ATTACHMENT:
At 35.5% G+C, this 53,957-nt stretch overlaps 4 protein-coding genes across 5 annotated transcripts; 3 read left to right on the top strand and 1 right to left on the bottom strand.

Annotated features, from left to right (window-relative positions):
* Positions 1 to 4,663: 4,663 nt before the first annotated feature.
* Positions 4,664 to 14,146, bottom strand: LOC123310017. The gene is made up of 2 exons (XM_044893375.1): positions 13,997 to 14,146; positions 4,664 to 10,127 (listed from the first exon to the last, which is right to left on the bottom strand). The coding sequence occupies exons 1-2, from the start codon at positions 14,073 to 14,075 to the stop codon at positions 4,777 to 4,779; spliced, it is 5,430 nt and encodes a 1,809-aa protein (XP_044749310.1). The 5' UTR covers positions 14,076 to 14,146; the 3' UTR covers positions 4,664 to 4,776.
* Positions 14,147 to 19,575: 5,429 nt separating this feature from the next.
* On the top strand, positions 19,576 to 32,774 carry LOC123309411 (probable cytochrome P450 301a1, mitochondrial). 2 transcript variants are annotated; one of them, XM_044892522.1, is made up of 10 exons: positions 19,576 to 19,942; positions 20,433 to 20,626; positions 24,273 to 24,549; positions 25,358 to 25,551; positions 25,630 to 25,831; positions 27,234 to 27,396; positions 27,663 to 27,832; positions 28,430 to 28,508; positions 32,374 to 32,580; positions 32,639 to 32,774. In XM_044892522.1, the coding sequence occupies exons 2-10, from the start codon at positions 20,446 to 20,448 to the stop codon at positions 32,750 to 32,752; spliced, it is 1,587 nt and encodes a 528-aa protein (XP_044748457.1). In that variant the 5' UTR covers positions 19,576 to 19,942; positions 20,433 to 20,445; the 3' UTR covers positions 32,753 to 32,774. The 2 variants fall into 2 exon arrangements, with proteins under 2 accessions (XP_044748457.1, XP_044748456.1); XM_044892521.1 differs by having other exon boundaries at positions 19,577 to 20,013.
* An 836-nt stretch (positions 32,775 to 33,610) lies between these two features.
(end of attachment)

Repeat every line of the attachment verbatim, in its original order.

At 35.5% G+C, this 53,957-nt stretch overlaps 4 protein-coding genes across 5 annotated transcripts; 3 read left to right on the top strand and 1 right to left on the bottom strand.

Annotated features, from left to right (window-relative positions):
* Positions 1 to 4,663: 4,663 nt before the first annotated feature.
* Positions 4,664 to 14,146, bottom strand: LOC123310017. The gene is made up of 2 exons (XM_044893375.1): positions 13,997 to 14,146; positions 4,664 to 10,127 (listed from the first exon to the last, which is right to left on the bottom strand). The coding sequence occupies exons 1-2, from the start codon at positions 14,073 to 14,075 to the stop codon at positions 4,777 to 4,779; spliced, it is 5,430 nt and encodes a 1,809-aa protein (XP_044749310.1). The 5' UTR covers positions 14,076 to 14,146; the 3' UTR covers positions 4,664 to 4,776.
* Positions 14,147 to 19,575: 5,429 nt separating this feature from the next.
* On the top strand, positions 19,576 to 32,774 carry LOC123309411 (probable cytochrome P450 301a1, mitochondrial). 2 transcript variants are annotated; one of them, XM_044892522.1, is made up of 10 exons: positions 19,576 to 19,942; positions 20,433 to 20,626; positions 24,273 to 24,549; positions 25,358 to 25,551; positions 25,630 to 25,831; positions 27,234 to 27,396; positions 27,663 to 27,832; positions 28,430 to 28,508; positions 32,374 to 32,580; positions 32,639 to 32,774. In XM_044892522.1, the coding sequence occupies exons 2-10, from the start codon at positions 20,446 to 20,448 to the stop codon at positions 32,750 to 32,752; spliced, it is 1,587 nt and encodes a 528-aa protein (XP_044748457.1). In that variant the 5' UTR covers positions 19,576 to 19,942; positions 20,433 to 20,445; the 3' UTR covers positions 32,753 to 32,774. The 2 variants fall into 2 exon arrangements, with proteins under 2 accessions (XP_044748457.1, XP_044748456.1); XM_044892521.1 differs by having other exon boundaries at positions 19,577 to 20,013.
* An 836-nt stretch (positions 32,775 to 33,610) lies between these two features.